I accepted all that other horrible stuff because I thought we would at least be able to extract concessions on liberty in return for it. And I don't mean the sort of adding a yellow figleaf to the great big nasty Tory giant with a club for beating the poor concessions that we have "achieved" on Welfare reform etc., either.

On the news this morning, they are talking about how they won't extend the powers THAT much, then, if we're all going to get our knickers in a twist about it. THIS IS NOT GOOD ENOUGH. We should be REPEALING RIPA, not extending it. I can just about, JUST ABOUT, live with the status quo. But if this goes the same way the NHS and Welfare and all those other issues did? I can't live with that. I know we are the junior coalition party. I know we only have one sixth of the MPs that the Tories have. But Liberty is the one remaining unsullied bit of the party constitiution. The party constitution which is so dear to me that I have extracts from it in the sidebar of my blog. We've already given in or sold out on conformity (compulsory prayers in councils) and poverty (welfare reform) and ignorance (letting creationists set up schools FFS). If we trample all over Liberty too, what is left?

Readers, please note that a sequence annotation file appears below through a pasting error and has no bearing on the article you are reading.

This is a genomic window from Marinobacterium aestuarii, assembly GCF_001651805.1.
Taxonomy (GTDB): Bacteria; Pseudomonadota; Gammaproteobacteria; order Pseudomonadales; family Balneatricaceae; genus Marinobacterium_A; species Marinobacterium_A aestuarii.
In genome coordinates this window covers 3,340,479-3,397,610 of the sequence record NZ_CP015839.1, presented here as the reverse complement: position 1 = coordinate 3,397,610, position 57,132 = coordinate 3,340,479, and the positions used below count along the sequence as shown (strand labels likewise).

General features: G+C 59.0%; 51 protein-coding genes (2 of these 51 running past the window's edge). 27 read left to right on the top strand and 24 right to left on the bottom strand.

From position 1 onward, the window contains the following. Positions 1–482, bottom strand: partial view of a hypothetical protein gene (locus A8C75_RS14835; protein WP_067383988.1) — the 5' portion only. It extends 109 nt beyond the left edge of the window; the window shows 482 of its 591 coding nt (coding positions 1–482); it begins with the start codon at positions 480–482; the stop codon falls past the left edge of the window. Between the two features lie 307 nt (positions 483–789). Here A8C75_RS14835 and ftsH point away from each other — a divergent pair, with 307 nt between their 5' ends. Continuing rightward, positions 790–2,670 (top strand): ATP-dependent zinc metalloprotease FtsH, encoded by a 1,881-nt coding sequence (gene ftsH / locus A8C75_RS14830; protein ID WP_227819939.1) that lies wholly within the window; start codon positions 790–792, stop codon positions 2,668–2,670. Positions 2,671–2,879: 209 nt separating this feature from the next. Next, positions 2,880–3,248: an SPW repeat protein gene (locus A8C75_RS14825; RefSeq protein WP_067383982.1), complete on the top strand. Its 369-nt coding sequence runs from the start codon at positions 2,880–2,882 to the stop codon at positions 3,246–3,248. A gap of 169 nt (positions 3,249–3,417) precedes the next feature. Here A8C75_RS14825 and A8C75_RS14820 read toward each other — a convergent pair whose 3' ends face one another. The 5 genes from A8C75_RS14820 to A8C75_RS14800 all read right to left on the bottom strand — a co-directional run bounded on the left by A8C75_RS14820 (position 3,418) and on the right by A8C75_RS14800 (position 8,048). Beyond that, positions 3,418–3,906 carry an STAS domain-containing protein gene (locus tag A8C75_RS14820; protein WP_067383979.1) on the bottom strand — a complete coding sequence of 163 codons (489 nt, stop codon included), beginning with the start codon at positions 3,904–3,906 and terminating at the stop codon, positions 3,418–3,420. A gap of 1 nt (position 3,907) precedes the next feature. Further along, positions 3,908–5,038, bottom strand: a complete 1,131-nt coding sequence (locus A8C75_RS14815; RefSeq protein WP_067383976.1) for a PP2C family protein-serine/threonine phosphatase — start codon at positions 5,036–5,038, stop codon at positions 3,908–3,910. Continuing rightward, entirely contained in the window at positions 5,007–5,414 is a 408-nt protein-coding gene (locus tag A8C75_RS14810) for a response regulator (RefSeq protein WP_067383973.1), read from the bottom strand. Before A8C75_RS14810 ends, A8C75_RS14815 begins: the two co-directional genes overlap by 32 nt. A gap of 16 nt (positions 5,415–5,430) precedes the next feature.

Date: Wednesday, April 4th, 2012 09:58 am (UTC)
burkesworks: (Default)
From: [personal profile] burkesworks
Come outside the tent. We have CAKE. And BEER. And Henderson's.

Date: Wednesday, April 4th, 2012 11:54 am (UTC)
blazingskies: (Rover Demands)
From: [personal profile] blazingskies
*beats head uselessly against desk*

Is it time to start a Moon Colony yet? One not run by the stupid, the entitled, the power-hungry and the dickwad-ish.

I felt betrayed by tuition fees, I was angry about welfare, I was furious about the NHS, but this is the issue that reaches right down into the depths of my soul, it touches the logical part of me (the part where the knowledge of my decade-long slog through Networking and IT support lives) and the emotional part (the part that loves freedom and liberalism and the right to privacy).